How new student accommodation in Coventry is setting standards in cladding

Due for completion by the end of the year, a £38m construction project in Coventry’s city centre reflects the city’s confidence in the future despite the impact of the global pandemic. Known as UNINN Infinity, the 505 bedroomed development at Number 8 Parkside (just south of the city centre) is setting new standards on several fronts.

Firstly, the high-rise project is showcasing the very latest trends in high performance rainscreen cladding, conforming to stringent safety standards. Secondly, the project demonstrates the value of genuine collaboration and partnership across the supply chain. Given the relatively small footprint of the city centre site, main contactor Winvic Construction wanted to work with sub-contractors and suppliers able to provide materials on a just-in-time basis. This would minimise the need for storage on site and also achieve very tight tolerances when it came to cutting cladding board. Lastly, the project is a demonstration of working together to overcome the challenges created by the catastrophic Covid-19 outbreak.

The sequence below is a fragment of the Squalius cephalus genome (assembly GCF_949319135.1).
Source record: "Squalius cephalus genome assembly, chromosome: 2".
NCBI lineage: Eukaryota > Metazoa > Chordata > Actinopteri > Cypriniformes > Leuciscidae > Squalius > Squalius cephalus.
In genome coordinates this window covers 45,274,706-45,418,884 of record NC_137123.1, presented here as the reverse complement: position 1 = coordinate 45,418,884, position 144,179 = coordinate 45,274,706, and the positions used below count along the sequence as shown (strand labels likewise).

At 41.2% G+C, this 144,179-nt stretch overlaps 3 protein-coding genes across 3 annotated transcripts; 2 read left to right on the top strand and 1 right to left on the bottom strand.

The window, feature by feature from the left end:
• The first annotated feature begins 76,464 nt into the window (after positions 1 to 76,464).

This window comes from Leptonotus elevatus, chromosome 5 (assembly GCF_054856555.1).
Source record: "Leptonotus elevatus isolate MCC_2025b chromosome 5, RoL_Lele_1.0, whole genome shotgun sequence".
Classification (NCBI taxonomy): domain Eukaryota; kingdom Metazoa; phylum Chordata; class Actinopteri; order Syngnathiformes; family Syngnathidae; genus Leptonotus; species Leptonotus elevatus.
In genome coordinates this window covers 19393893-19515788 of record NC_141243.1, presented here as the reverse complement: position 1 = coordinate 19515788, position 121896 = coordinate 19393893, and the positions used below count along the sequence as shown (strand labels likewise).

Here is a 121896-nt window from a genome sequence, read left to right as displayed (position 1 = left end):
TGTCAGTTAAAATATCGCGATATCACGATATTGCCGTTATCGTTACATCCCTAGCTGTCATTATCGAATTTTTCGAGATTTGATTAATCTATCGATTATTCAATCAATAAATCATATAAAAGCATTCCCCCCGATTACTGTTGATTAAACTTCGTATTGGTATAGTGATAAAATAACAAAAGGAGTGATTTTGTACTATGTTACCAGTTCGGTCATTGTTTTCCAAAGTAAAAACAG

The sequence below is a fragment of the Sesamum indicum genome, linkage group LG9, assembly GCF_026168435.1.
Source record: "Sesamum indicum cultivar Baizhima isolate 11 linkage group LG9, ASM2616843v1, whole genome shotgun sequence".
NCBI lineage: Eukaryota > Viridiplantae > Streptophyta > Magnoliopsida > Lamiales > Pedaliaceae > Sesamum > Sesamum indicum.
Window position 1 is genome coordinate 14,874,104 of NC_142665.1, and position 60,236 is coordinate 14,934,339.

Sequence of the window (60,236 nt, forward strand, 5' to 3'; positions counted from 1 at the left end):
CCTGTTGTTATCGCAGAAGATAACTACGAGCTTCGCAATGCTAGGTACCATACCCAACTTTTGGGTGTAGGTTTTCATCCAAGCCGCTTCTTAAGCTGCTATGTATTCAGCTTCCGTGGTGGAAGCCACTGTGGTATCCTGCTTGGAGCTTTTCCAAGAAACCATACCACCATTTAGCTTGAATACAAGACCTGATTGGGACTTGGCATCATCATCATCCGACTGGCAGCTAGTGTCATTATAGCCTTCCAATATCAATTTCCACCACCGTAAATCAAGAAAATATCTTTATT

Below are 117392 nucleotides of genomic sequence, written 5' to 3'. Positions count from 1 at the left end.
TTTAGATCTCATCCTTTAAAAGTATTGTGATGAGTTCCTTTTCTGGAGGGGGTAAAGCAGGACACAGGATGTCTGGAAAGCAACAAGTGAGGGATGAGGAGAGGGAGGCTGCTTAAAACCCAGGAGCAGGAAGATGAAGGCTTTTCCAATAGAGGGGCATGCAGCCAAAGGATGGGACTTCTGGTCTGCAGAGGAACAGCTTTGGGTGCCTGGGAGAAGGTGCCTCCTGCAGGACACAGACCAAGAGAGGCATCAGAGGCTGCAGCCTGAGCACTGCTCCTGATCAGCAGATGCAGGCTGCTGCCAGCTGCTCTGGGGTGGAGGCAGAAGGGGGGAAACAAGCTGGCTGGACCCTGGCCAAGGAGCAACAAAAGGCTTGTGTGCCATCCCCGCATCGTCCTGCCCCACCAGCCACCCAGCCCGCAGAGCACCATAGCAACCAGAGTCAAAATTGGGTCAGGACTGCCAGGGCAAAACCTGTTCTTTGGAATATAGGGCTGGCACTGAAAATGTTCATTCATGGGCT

High spec for a special building

Ben Fowler is Winvic’s Project Manager for the Infinity development. He was involved in discussions regarding cladding specification from the outset. “We knew the developer wanted a really high-quality feel to the building, which unusually comprises a basement containing a gym, cinema and even a karaoke lounge. The apartments are very well appointed, and the development even boasts a panoramic rooftop bar.

“While glass reinforced concrete (GRC) was originally considered for parts of the project, after extensive research it was decided that Equitone Tectiva fibre cement panels would be used for the six, 13 and 19-storey towers. The panels are supported on a secret fixed framing system, provide an excellent and cost-effective alternative, deliver excellent fire protection for residents, and create a striking, natural looking aesthetic.

We’re using three colours – pebble grey, linen and hessian – to provide a contrast with the lighter brick slips and dark powder coated windows and flashings. Parts of the building also utilise the Linea format panel which has grooved vertical lines cut into the panel to create a dramatic effect.”

In total, approximately 8,000m2 of Equitone fibre cement cladding is being used on the project; 6,500m2 of pebble grey and hessian in a mix of flat and linea and 1,500m2 of the Tectiva board in linen.